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The EU Takes a Tough Stance on Foreign Subsidies

The EU Takes a Tough Stance on Foreign Subsidies

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Under the EU's Foreign Subsidies Regulation (FSR), companies must notify the European Commission in advance of certain acquisitions, mergers or large public procurement transactions if the groups of companies involved have received financial contributions from outside the EU. Compiling the notification and gathering the necessary information can be a heavy administrative burden for companies, and failure to do so can result in fines of up to 10% of the group's worldwide turnover.

In essence, the FSR extends the existing EU rules on state aid to countries outside the EU. It aims to ensure a level playing field and to eliminate the impact of subsidies granted directly or indirectly by third countries.

The Regulation applies to any financial contribution that confers an economic advantage limited to one or more undertakings or industries. In addition to direct subsidies, this very broad definition includes, for example, loan guarantees or tax relief, or even when a company provides services or sells products to, or uses services or purchases products from, foreign governments or state-owned enterprises, regardless of whether the remuneration paid is market-based.

The Regulation gives the Commission considerable discretion and powers to intervene and impose sanctions. Fines can be as high as 10% of a group's worldwide turnover in the event of a breach. Transactions falling under the Regulation require thorough preparation by companies, and it is recommended to prepare an FSR register and risk profile to avoid fines and disruption to their business.

The Commission will intervene if the subsidies have a distortive effect, i.e. they are is likely to improve the beneficiary's competitive position and have a negative impact on competition in the EU's internal market. Examples of distortive effects include aid to firms in financial difficulties without which the firm would go bankrupt, unlimited guarantees to cover debts or subsidies that allow a firm to bid unduly advantageously in a public procurement procedure.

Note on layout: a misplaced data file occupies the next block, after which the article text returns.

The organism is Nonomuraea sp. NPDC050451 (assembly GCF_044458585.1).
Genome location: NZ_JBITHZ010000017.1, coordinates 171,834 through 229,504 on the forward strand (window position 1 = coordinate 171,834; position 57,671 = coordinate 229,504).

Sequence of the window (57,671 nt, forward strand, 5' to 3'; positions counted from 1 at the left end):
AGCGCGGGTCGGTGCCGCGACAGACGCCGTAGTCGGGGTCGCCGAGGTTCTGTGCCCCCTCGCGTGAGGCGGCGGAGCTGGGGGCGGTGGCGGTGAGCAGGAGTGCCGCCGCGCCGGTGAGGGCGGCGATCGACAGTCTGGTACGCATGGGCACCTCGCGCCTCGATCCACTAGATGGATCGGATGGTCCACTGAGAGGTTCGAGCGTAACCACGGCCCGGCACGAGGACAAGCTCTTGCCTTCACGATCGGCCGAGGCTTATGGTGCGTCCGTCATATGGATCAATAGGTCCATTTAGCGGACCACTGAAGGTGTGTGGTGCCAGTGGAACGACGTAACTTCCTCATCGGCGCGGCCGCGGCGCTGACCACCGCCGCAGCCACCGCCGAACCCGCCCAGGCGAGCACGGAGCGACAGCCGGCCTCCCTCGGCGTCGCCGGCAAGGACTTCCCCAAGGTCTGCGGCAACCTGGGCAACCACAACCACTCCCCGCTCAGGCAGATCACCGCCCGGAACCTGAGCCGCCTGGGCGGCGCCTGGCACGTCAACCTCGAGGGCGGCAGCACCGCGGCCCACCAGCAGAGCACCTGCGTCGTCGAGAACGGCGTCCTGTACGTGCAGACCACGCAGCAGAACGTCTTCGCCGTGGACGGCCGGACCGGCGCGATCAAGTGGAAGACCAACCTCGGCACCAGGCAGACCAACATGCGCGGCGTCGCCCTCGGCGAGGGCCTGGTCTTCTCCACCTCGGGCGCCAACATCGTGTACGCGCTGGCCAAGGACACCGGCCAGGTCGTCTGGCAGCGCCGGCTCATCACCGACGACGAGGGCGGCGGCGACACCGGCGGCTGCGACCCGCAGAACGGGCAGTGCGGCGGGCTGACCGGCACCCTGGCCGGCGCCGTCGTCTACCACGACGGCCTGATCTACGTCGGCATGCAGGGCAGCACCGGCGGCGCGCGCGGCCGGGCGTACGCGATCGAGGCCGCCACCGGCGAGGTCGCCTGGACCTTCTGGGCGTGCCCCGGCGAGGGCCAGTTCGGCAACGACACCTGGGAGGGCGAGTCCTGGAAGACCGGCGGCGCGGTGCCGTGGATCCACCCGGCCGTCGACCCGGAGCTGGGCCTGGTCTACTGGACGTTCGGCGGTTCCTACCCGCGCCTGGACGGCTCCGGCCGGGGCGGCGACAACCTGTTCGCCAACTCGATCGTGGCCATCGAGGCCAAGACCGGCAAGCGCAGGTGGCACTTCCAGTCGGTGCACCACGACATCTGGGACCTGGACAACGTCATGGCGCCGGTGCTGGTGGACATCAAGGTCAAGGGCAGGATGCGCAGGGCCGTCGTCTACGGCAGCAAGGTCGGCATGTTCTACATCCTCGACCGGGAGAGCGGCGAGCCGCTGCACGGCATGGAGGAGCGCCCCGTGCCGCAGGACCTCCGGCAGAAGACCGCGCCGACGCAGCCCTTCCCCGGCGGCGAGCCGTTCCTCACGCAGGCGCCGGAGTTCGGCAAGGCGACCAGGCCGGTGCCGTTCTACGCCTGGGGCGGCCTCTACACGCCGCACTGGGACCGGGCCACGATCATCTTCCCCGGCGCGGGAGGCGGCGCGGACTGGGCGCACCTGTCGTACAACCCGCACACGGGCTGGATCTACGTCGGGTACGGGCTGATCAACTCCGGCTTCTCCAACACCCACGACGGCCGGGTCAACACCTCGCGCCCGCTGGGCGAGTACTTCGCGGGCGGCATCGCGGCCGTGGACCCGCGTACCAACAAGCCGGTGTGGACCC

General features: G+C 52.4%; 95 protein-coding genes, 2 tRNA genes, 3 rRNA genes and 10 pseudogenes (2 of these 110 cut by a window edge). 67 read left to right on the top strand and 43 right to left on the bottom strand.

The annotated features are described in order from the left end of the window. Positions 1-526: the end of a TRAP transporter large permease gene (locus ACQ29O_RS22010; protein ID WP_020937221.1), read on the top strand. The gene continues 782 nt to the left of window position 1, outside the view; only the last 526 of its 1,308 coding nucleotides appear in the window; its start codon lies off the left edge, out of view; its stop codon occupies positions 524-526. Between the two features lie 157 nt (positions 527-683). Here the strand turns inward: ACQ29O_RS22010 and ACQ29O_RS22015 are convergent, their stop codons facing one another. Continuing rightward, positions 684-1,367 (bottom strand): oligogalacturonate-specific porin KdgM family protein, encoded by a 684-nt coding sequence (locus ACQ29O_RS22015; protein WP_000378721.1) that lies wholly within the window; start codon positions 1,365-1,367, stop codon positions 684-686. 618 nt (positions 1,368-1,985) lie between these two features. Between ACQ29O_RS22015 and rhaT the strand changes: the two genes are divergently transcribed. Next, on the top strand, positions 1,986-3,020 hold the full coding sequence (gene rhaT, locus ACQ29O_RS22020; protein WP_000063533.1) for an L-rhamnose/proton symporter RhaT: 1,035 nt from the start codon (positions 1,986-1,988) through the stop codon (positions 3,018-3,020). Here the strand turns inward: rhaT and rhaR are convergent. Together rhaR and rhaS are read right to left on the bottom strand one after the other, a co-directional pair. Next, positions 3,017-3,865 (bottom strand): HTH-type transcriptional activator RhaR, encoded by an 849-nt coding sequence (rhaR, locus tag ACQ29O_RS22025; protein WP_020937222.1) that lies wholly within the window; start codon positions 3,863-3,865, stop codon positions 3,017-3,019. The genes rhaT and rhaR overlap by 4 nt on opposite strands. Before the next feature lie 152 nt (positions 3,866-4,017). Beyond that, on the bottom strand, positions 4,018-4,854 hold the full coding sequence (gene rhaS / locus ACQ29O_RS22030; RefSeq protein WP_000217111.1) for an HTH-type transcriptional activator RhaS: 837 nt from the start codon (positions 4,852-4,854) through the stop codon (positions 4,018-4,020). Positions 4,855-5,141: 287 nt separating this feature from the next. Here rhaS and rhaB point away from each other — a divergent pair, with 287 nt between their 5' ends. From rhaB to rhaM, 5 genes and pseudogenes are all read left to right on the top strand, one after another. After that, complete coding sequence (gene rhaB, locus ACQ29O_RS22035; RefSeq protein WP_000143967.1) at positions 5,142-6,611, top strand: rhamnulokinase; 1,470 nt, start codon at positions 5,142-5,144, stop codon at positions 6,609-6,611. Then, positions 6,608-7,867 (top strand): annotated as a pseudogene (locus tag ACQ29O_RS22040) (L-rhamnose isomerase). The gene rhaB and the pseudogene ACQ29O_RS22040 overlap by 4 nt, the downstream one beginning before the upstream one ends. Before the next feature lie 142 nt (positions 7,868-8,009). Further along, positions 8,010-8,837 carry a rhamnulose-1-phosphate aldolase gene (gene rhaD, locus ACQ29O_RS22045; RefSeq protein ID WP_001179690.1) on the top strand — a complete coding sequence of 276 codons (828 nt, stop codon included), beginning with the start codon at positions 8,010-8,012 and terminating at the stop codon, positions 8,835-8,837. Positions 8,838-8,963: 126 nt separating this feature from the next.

What has to be notified and what does the Commission check?

Under the FSR, foreign subsidies can be checked in three ways by the Commission. Mergers with a certain turnover or large public procurements have to be notified to the Commission in advance and can only proceed if approved. In addition, in all other cases, foreign subsidies can be investigated ex officio - even if it falls below the thresholds. The Commission has been able to do this since the Regulation entered into force in July. The rules on mandatory notifications entered into force on 12 October and also apply to transactions that started earlier but were not closed by the October deadline.

A merger is notifiable if at least one of the parties is established in the EU (even with a subsidiary), has a turnover of at least EUR 500 million or has received a financial contribution of at least EUR 50 million from a non-EU country in the previous three years.

Participation in a public procurement procedure requires prior notification if the value of the tender is at least EUR 250 million and the tenderer (or its affiliated companies or even main subcontractors) received a financial contribution of at least EUR 4 million from a non-EU country in the previous three years. A detailed declaration must also be provided for foreign financial contributions below EUR 4 million.

The Commission may also ex officio examine any financial contribution retroactively for a period of ten years (or until 2018 for the period before the Regulation entered into force). It can look back three years in the case of public procurement, but this cannot lead to the annulment of the award decision or the termination of the contract.

By Marton Horanyi, Partner, Baker McKenzie

Hungary Knowledge Partner

Nagy és Trócsányi was founded in 1991, turned into limited professional partnership (in Hungarian: ügyvédi iroda) in 1992, with the aim of offering sophisticated legal services. The firm continues to seek excellence in a comprehensive and modern practice, which spans international commercial and business law. 

The firm’s lawyers provide clients with advice and representation in an active, thoughtful and ethical manner, with a real understanding of clients‘ business needs and the markets in which they operate.

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Nagy és Trócsányi is a legal entity and registered with the Budapest Bar Association. All lawyers of the Budapest office are either members of, or registered as clerks with, the Budapest Bar Association. Several of the firm’s lawyers are admitted attorneys or registered as legal consultants in New York.

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The firm advises a broad range of clients, including numerous multinational corporations. Among our key clients are: OTP Bank, Sberbank, Erste Bank, Scania, KS ORKA, Mannvit, DAF Trucks, Booking.com, Museum of Fine Arts of Budapest, Hungarian Post Pte Ltd, Hiventures, Strabag, CPI Hungary, Givaudan, Marks & Spencer, CBA.

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